It’s really cool to work with a director who’s done so much, because he knows exactly what he wants. The fact that he does one shot for an entire scene—[and] this could be a scene with eight people and one to two takes—it gives you a level of confidence… he’s very empowering.
—Blake Lively, on acting in Café Society[111]
From July to August 2014 Allen filmed the mystery drama Irrational Man in Newport, Rhode Island, with Joaquin Phoenix, Emma Stone, Parker Posey and Jamie Blackley.[112] Allen said that this film, as well as the next three he had planned, had the financing and full support of Sony Pictures Classics.[113] His next film, Café Society, starred an ensemble cast, including Jesse Eisenberg, Kristen Stewart, and Blake Lively.[114] Bruce Willis was set to co-star, but was replaced by Steve Carell during filming.[115] The film is distributed by Amazon Studios, and opened the 2016 Cannes Film Festival on May 11, 2016, the third time Allen has opened the festival.[116]

On January 14, 2015, Amazon Studios announced a full-season order for a half-hour Amazon Prime Instant Video series that Allen would write and direct, marking the first time he has developed a television show. Allen said of the series, “I don’t know how I got into this. I have no ideas and I’m not sure where to begin. My guess is that Roy Price [the head of Amazon Studios] will regret this.”[117][118][119] At the 2015 Cannes Film Festival, Allen said, in reference to his upcoming Amazon show, “It was a catastrophic mistake. I don’t know what I’m doing. I’m floundering. I expect this to be a cosmic embarrassment.”[120] On September 30, 2016, Amazon Video debuted Allen’s first television series production, Crisis in Six Scenes. The series is a comedy that takes place during the 1960s. It focuses on the life of a suburban family after a surprise visitor creates chaos among them. It stars Allen alongside Elaine May and Miley Cyrus. Cyrus plays a radical hippie fugitive who sells marijuana.[121][122]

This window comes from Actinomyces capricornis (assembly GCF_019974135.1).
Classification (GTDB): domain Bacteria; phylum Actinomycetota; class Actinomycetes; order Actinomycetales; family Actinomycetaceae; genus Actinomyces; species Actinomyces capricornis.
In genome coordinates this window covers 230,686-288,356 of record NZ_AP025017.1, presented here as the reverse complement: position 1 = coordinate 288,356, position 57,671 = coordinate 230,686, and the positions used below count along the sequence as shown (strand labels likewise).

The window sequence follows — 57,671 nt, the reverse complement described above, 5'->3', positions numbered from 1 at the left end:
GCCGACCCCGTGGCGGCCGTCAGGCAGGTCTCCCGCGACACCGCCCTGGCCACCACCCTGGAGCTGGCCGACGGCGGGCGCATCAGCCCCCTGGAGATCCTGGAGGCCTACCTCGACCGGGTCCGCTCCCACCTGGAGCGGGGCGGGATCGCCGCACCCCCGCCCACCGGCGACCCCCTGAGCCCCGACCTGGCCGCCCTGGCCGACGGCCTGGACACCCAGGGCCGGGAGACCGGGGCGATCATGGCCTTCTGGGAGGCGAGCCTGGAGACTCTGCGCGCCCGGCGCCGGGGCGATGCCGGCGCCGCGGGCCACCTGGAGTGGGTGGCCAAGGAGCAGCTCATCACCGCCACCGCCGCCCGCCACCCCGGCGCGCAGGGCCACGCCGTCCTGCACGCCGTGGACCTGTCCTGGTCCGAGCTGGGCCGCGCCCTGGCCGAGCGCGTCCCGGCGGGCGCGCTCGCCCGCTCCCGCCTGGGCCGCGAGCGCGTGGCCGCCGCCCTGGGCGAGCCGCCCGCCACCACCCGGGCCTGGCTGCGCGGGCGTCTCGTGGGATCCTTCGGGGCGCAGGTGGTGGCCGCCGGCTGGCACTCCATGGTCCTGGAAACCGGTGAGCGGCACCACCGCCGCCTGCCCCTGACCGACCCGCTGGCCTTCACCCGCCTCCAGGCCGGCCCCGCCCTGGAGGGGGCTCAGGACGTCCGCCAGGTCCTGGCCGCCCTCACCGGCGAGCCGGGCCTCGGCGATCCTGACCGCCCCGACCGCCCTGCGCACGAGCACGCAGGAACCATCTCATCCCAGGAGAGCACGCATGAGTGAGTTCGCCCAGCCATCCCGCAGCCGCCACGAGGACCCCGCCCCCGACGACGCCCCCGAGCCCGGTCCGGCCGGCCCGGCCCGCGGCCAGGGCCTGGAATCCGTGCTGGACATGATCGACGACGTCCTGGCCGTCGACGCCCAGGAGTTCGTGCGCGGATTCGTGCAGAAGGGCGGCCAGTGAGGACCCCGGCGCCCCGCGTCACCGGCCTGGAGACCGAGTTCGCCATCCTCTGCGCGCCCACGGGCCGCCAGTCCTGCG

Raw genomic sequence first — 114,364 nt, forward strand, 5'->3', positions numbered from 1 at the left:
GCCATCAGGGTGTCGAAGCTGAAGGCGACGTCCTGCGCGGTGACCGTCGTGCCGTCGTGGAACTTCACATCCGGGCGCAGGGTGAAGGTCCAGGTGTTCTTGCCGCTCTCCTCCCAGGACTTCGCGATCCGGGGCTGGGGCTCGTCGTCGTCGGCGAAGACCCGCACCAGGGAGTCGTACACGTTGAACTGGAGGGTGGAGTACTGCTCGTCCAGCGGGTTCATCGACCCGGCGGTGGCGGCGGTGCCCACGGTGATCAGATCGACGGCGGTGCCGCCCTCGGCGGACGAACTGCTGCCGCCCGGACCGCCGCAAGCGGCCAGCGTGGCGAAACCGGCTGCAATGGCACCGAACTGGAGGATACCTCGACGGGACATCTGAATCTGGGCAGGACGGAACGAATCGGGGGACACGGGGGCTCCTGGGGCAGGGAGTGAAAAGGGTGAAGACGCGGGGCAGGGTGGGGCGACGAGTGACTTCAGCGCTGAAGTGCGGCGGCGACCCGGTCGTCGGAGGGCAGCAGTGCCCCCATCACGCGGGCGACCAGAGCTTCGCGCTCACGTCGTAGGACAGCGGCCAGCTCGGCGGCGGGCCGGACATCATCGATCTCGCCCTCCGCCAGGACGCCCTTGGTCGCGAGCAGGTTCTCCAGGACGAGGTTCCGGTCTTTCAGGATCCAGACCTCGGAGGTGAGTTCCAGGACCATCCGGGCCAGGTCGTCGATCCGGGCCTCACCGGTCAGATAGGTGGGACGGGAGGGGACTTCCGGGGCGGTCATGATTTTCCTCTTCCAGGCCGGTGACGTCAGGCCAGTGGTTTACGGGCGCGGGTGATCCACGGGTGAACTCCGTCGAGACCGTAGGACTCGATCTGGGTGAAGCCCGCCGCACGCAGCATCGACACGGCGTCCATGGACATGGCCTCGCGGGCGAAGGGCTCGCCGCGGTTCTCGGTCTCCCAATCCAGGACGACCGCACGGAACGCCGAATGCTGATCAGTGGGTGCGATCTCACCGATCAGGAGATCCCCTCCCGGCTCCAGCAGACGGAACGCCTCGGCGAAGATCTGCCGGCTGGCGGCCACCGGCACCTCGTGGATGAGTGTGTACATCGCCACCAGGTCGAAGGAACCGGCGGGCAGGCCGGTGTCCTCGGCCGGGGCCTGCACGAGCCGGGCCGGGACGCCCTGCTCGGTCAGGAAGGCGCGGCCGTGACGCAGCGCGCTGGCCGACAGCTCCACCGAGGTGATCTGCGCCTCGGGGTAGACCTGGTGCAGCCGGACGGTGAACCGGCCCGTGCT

In September 2016 Allen started filming Wonder Wheel, set in the 1950s in Coney Island, and starring Kate Winslet and Justin Timberlake.[123] The film served as the closing night selection at the 55th New York Film Festival on October 15, 2017,[124] and was theatrically released on December 1, 2017,[125] as the first movie self-distributed to theaters by Amazon Studios.[126]

In 2017, Allen received a standing ovation when he made a rare public appearance at the 45th Annual Life Achievement Tribute award ceremony for Diane Keaton. He spoke about their longtime collaboration and friendship, saying, “From the minute I met her, she was a great, great inspiration to me. Much of what I have accomplished in my life I owe for sure to her”.[127]

His film A Rainy Day in New York, starring Timothée Chalamet, Selena Gomez, Elle Fanning, Jude Law, Diego Luna, Liev Schreiber and Rebecca Hall began production in New York in September 2017.[128] Chalamet, Gomez and Hall announced, in the light of the #MeToo movement, that they would be donating their salaries to various charities.[129]